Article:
The new Infrastructure Commission, Te Waihanga, released its second pipeline of planned infrastructure projects today.
The first version of the pipeline was published in May, before the commission had evolved from the Treasury Infrastructure Transactions Unit. The commission’s board was only appointed in August.
That first pipeline contained data from 5 capital-intensive Government agencies, covering 174 projects to the value of $6.1 billion. The second pipeline
The second pipeline contains data from 15 organisations, which have identified 506 credible & committed projects over the next decade, with a combined estimated value of $21.1 billion. Contributors include Government agencies & local councils, as well as council-controlled organisations & a university.
One of the commission’s objectives is to improve New Zealand’s infrastructure procurement and the pipeline is a key part of this, delivering greater certainty to infrastructure builders & investors.
Bollard: Early stage, but useful guidance
Te Waihanga’s chair, former Reserve Bank governor Dr Alan Bollard, said the pipeline would provide some useful guidance to the market, even though it was still in development.
“As might be expected, transport is the largest sector in the pipeline, comprising nearly a third of the total estimated value. Water & energy are represented for the first time and the latest version incorporates data from across the Manawatu, in an effort to test the value of regional infrastructure overviews.”
Dr Bollard said pipeline development was an iterative process with more, better quality data being incorporated all the time. In this version, project phase dates were provided for roughly 30% of projects by volume & value.
“Taking those caveats into account, early indications are that nearly $670 million of works are expected to move from business case to procurement between now & March 2020, with an increase in construction activity throughout 2020 & 2021.”
The pipeline is intended to increase co-ordination between procuring entities as planned works are made visible, and to enable smoothing of the market. Dr Bollard said data quality & volume were imperative to deliver an increasingly robust picture of New Zealand’s forward works programme.
Dr Bollard said the commission would consult stakeholders at the earliest opportunity to begin the process of developing a 30-year strategy by the end of 2021.
Sector group sees momentum towards comprehensive forward book
Infrastructure NZ’s new chief executive, Paul Blair, said introduction of local government projects in the second pipeline was particularly pleasing as it continued momentum towards a single, comprehensive forward works programme for the country.
“Having a clear pipeline of work is essential for construction & engineering firms to understand what projects are on the horizon and where their labour & capital will be needed next.
“If projects are slowing down in one region or sector, it is important for firms to be able to readily identify other opportunities around the country.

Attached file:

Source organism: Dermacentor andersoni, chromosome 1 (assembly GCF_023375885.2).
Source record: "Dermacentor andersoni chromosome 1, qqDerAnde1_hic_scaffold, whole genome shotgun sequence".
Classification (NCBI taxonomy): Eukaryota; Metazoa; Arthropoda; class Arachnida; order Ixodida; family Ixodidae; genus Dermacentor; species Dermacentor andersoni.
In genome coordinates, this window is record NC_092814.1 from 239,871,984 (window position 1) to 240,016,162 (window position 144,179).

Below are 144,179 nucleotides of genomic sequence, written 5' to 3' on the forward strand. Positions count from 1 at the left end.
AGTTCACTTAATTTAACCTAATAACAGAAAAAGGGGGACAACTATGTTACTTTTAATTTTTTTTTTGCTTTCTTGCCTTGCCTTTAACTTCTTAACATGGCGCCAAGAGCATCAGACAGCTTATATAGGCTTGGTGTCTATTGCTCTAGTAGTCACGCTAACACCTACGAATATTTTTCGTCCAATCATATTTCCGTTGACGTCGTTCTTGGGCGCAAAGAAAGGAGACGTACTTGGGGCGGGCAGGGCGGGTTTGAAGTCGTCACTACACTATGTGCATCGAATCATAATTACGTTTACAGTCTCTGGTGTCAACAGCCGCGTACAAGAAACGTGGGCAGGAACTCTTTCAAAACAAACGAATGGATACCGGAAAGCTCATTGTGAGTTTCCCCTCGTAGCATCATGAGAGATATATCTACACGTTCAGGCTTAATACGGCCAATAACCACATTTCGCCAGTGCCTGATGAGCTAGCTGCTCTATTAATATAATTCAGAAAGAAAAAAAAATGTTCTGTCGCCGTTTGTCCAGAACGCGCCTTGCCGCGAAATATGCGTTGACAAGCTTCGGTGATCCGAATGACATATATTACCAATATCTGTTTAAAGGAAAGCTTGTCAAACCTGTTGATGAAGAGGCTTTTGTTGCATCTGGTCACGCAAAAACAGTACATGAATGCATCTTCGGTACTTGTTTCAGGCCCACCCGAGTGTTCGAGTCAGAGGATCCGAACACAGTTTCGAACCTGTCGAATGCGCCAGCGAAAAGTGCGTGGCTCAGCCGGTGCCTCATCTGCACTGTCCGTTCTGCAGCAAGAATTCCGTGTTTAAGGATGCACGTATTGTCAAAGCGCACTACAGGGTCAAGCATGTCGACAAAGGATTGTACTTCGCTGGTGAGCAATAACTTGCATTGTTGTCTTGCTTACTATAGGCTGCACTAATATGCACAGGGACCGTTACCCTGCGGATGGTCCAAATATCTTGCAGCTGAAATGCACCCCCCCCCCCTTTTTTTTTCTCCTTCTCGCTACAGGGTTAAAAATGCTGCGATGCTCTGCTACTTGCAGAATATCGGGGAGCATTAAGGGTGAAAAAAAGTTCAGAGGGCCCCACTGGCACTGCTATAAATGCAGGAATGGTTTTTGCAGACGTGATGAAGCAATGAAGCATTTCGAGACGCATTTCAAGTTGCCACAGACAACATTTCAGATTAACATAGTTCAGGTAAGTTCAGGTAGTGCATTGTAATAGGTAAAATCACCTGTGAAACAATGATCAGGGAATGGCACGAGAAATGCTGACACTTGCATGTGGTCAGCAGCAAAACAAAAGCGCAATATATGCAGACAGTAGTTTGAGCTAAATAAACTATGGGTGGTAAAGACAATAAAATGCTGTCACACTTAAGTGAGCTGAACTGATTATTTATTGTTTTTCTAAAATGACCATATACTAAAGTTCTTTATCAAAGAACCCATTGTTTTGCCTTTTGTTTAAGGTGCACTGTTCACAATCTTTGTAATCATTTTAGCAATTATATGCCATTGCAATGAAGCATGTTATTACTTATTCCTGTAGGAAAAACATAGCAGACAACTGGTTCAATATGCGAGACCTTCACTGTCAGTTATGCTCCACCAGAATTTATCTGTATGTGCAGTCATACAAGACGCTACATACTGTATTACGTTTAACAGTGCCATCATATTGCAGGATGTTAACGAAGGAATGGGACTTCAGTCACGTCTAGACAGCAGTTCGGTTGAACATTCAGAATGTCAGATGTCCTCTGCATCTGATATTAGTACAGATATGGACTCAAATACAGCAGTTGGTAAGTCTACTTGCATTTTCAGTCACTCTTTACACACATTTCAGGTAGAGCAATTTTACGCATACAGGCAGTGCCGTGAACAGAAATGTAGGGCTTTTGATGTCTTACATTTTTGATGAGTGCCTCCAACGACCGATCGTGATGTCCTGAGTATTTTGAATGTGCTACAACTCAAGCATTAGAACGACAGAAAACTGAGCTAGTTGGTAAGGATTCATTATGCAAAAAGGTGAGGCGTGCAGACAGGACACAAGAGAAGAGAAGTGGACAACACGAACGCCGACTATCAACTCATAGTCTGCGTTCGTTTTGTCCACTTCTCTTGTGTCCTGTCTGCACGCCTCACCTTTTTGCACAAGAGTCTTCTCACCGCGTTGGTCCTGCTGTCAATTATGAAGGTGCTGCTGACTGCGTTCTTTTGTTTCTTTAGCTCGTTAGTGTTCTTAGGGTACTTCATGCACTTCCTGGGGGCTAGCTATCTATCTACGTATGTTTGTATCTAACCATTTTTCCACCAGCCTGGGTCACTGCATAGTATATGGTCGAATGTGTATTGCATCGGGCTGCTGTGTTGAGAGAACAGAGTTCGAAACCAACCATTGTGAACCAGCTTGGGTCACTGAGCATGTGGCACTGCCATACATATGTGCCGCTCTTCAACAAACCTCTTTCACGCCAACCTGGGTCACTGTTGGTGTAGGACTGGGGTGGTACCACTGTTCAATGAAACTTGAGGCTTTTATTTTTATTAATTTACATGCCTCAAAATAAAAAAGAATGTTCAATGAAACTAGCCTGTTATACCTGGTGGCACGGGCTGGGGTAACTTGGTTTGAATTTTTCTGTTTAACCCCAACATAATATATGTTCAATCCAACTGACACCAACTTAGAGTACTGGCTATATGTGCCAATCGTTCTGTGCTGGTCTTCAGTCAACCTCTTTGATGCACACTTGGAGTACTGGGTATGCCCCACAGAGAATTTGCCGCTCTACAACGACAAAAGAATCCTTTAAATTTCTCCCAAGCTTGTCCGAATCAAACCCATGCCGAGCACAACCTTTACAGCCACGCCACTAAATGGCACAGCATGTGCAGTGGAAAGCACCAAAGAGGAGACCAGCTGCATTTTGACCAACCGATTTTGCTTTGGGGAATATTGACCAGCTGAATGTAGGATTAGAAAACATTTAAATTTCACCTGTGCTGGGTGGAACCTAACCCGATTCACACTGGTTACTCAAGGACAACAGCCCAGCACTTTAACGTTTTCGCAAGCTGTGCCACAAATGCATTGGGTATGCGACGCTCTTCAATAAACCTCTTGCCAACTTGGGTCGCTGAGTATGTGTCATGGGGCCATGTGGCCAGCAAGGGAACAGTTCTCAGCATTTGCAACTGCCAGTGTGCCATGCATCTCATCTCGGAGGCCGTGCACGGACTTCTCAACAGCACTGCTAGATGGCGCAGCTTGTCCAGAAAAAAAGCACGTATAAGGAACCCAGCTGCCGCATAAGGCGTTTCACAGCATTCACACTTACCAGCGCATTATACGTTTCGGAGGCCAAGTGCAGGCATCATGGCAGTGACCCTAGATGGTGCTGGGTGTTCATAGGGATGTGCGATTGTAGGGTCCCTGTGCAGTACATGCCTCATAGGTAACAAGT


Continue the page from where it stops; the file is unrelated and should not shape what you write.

“Greater transparency & certainty of work is critical to supporting investment in the skills, technology & systems necessary to improve poor productivity and manage risk across the construction sector.
“Once the country has an identified pipeline in place, we can really look to optimise investment.
“Via this approach, Watercare in Auckland expects to reduce the cost of its infrastructure programme by 20%. Even just a 10% saving across the national programme over the next decade would allow some $13 billion of investment to proceed which otherwise would not have.
“That’s sufficient to deliver the Let’s Get Wellington Moving transport plan and clear the country’s backlog of water supply & wastewater needs, delivering great outcomes for everyday kiwis.”
15% of projects worth $50 million-plus
15% of the second pipeline’s projects are valued at over $50 million, representing about three-quarters of the estimated total pipeline value.
The commission assigned project phase dates to 169 projects with an estimated value of $7 billion – data that suggested construction activity would increase substantially in 2020-21.
Transport the biggest sector, water & energy added
The largest sector is transport, comprising projects from the NZ Transport Agency, KiwiRail, Palmerston North City Council & the Manawatu District Council. The 102 projects have a $6.5 billion anticipated spend – 20% of all projects and around a third of the estimated total pipeline value.
Water utilities & energy join the mix
The largest contribution of previously uncaptured projects comes from water utility providers, including Wellington Water & Auckland Council’s Watercare Services. The sector has 170 projects in the pipeline with an estimated value of $5.8 billion, which are expected to be procured through to 2028.
In the energy sector, Transpower contributed 9 projects with an estimated value of $9 billion out to 2033.
Education projects make up 24% of the pipeline. The Ministry of Education added 47 projects and Otago University 23. The sector’s projects equate to about $2 billion in capital investment, or 9% of the pipeline.
The NZ Defence Force contributed 5 more projects, taking the number of defence sector projects to 52, with a total value of $1.1 billion. All Defence Force projects are in business or investment case development.
Attribution: Commission release.